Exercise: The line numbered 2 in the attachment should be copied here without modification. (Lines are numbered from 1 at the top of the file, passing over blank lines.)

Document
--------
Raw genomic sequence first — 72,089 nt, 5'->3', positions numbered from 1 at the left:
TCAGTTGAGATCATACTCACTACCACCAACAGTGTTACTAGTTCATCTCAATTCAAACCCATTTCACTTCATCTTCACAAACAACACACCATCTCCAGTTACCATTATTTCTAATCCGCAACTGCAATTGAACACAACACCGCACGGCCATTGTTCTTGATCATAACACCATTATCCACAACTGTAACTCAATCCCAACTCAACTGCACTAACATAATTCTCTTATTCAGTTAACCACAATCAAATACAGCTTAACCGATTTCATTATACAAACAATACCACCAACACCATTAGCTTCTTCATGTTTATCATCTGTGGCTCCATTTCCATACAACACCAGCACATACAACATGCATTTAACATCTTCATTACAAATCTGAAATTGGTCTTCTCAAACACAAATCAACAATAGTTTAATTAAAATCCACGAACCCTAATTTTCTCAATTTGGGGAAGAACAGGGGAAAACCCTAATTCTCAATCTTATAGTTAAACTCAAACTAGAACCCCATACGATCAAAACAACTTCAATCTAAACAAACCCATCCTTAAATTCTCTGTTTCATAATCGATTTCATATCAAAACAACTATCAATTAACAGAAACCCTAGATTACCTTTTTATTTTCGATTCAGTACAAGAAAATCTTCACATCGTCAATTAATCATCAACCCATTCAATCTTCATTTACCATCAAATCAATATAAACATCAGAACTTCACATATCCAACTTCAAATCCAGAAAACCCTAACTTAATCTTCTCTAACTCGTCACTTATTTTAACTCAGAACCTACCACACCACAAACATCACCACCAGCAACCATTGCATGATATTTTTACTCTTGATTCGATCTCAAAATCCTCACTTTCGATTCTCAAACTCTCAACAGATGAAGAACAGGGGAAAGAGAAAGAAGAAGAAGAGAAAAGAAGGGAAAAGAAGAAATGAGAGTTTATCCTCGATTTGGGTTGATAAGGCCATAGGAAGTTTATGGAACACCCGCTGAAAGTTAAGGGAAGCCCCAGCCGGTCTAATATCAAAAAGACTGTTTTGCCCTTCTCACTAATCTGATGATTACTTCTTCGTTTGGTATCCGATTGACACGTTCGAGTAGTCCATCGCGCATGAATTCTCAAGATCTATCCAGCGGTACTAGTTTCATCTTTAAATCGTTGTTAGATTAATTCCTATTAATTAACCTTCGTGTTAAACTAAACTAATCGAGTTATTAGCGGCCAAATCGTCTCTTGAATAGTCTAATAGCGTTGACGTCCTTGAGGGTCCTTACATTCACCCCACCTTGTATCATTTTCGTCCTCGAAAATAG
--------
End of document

TCAGTTGAGATCATACTCACTACCACCAACAGTGTTACTAGTTCATCTCAATTCAAACCCATTTCACTTCATCTTCACAAACAACACACCATCTCCAGTTACCATTATTTCTAATCCGCAACTGCAATTGAACACAACACCGCACGGCCATTGTTCTTGATCATAACACCATTATCCACAACTGTAACTCAATCCCAACTCAACTGCACTAACATAATTCTCTTATTCAGTTAACCACAATCAAATACAGCTTAACCGATTTCATTATACAAACAATACCACCAACACCATTAGCTTCTTCATGTTTATCATCTGTGGCTCCATTTCCATACAACACCAGCACATACAACATGCATTTAACATCTTCATTACAAATCTGAAATTGGTCTTCTCAAACACAAATCAACAATAGTTTAATTAAAATCCACGAACCCTAATTTTCTCAATTTGGGGAAGAACAGGGGAAAACCCTAATTCTCAATCTTATAGTTAAACTCAAACTAGAACCCCATACGATCAAAACAACTTCAATCTAAACAAACCCATCCTTAAATTCTCTGTTTCATAATCGATTTCATATCAAAACAACTATCAATTAACAGAAACCCTAGATTACCTTTTTATTTTCGATTCAGTACAAGAAAATCTTCACATCGTCAATTAATCATCAACCCATTCAATCTTCATTTACCATCAAATCAATATAAACATCAGAACTTCACATATCCAACTTCAAATCCAGAAAACCCTAACTTAATCTTCTCTAACTCGTCACTTATTTTAACTCAGAACCTACCACACCACAAACATCACCACCAGCAACCATTGCATGATATTTTTACTCTTGATTCGATCTCAAAATCCTCACTTTCGATTCTCAAACTCTCAACAGATGAAGAACAGGGGAAAGAGAAAGAAGAAGAAGAGAAAAGAAGGGAAAAGAAGAAATGAGAGTTTATCCTCGATTTGGGTTGATAAGGCCATAGGAAGTTTATGGAACACCCGCTGAAAGTTAAGGGAAGCCCCAGCCGGTCTAATATCAAAAAGACTGTTTTGCCCTTCTCACTAATCTGATGATTACTTCTTCGTTTGGTATCCGATTGACACGTTCGAGTAGTCCATCGCGCATGAATTCTCAAGATCTATCCAGCGGTACTAGTTTCATCTTTAAATCGTTGTTAGATTAATTCCTATTAATTAACCTTCGTGTTAAACTAAACTAATCGAGTTATTAGCGGCCAAATCGTCTCTTGAATAGTCTAATAGCGTTGACGTCCTTGAGGGTCCTTACATTCACCCCACCTTGTATCATTTTCGTCCTCGAAAATAG